Manchester United manager David Moyes found himself under the spotlight again for Tuesday night's Capital One Cup semi-final first leg at Sunderland following successive defeats to Tottenham and Swansea in their last two games.
Here's how the United manager fared as his side lost 2-1 for a third consecutive match.
Moyes' options were again limited significantly by the absence of Wayne Rooney and Robin van Persie, but he was still able to make seven changes to the side beaten by Swansea in the FA Cup third round.
The return of captain Nemanja Vidic in defence was a no-brainer, while Michael Carrick and Adnan Januzaj were drafted in to bring control and flair, respectively.
Wilfried Zaha's appearance on the bench appeared interesting but that is where he stayed.
United's travelling fans were clearly keen to make a statement in support of their under-fire manager and wasted no time in wheeling out choruses of "David Moyes' red and white army" and "We'll support you ever more". Tellingly, they chanted just as loudly for the Scot during the seven minutes they trailed 1-0.
Vidic's equaliser found them in even better voice but Sunderland's second led to a stunned silence.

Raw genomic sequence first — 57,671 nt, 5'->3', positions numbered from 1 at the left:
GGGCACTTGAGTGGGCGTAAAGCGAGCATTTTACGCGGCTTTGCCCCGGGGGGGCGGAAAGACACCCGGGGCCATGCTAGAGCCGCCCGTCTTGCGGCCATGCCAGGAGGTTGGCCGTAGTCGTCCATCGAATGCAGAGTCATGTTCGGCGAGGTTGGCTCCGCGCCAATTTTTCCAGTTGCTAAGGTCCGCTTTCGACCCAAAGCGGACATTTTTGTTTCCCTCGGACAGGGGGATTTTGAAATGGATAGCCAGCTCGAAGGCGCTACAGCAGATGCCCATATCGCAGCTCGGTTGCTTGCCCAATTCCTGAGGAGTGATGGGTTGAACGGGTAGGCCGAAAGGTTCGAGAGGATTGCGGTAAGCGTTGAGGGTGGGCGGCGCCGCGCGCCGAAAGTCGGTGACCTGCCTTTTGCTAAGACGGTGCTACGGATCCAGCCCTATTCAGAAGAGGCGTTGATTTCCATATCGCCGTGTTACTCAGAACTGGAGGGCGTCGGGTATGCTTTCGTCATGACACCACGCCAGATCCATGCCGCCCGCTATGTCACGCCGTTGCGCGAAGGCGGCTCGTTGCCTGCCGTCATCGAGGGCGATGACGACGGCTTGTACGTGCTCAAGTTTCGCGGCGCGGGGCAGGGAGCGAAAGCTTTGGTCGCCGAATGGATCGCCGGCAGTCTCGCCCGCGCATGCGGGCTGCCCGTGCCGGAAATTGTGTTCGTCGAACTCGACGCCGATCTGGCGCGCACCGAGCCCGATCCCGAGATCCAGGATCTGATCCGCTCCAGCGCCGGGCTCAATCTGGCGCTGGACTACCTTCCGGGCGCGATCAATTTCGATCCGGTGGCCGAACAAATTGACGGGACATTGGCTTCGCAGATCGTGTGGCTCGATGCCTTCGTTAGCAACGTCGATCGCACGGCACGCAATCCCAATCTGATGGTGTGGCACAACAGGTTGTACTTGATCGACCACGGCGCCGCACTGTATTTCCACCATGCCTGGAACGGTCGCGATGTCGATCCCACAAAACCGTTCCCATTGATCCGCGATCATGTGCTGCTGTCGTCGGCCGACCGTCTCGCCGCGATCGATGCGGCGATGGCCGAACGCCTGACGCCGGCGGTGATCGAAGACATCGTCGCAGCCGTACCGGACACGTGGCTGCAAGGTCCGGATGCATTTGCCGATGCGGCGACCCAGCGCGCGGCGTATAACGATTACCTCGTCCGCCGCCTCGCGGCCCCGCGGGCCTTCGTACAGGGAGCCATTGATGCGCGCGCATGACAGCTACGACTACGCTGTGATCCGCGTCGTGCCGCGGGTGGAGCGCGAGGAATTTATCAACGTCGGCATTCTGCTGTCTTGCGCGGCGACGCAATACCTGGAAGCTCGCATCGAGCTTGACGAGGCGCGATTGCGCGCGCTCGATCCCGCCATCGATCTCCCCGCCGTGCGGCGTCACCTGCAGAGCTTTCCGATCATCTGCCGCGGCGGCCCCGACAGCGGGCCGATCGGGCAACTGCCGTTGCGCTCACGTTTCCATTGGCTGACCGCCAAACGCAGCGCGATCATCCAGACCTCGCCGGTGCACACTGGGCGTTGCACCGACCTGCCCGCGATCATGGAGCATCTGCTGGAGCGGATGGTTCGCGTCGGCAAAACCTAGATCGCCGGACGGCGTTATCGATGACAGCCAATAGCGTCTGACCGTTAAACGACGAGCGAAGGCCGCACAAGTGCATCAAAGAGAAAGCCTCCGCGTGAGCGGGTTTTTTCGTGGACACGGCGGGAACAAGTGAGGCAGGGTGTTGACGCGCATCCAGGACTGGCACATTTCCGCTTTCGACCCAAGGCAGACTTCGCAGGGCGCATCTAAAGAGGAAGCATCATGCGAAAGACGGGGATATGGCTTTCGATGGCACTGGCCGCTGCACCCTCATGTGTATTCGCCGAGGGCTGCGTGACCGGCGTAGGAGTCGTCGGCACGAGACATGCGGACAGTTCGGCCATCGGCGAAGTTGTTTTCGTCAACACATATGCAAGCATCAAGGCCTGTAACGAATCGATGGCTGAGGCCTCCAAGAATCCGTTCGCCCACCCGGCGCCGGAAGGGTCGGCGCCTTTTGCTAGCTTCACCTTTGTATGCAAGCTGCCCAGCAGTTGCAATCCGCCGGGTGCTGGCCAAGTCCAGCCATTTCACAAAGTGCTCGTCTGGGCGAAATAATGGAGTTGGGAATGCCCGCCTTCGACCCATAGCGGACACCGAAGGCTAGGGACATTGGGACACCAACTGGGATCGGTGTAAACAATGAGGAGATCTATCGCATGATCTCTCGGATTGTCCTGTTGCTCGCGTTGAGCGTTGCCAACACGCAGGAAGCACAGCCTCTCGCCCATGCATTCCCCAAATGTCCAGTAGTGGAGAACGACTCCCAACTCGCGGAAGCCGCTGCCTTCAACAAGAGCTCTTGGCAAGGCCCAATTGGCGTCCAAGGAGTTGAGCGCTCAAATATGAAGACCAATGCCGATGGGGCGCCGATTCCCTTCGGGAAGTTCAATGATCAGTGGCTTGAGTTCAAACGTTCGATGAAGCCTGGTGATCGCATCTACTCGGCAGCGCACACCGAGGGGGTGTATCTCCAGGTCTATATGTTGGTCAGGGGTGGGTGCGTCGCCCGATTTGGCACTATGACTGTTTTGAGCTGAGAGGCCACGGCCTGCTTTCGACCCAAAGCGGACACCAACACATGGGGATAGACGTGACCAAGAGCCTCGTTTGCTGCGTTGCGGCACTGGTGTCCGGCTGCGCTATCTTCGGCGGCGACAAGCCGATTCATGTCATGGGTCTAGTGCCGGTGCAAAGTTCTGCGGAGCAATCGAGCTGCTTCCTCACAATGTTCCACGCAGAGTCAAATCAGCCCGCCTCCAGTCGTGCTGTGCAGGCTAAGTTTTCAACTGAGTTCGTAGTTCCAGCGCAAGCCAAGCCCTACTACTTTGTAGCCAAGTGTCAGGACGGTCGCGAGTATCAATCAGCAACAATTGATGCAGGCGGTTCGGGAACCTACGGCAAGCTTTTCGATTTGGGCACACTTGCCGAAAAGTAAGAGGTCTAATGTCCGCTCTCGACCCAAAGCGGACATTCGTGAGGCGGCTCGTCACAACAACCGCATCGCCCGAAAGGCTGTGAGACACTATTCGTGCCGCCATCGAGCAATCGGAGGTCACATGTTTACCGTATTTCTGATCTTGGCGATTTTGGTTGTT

The breezy Januzaj was rightly given his head in the first half, with United seemingly steering every move his way whether stationed on the left or more centrally.
The long-term effect was a little predictable, though, and left Antonio Valencia a virtual passenger on the opposite wing.
Danny Welbeck looked isolated too often in attack and Moyes appeared unable to bring him into the game and unwilling to give him a partner
United's first change was forced, with Jonny Evans limping off to be replaced by Chris Smalling.
The second, with Sunderland 2-1 ahead, saw the defensively-minded Darren Fletcher summoned to replace Tom Cleverley. He had not enjoyed the best match but had just enjoyed his best spell of the evening when hauled off.
The only striker on the bench, Javier Hernandez, was confusingly kept on ice until the 87th minute.
Moyes walked to the edge of the technical area inside the first couple of minutes and barely returned to his seat.
Individual players were called over for advice when the ball was dead, but otherwise he spent the majority of his time with arms tightly crossed and a poker face.
A hint of visible exasperation crept in towards the closing stages as he pondered the consequences of a third successive defeat, and he was caught by cameras looking towards the sky in the dying seconds.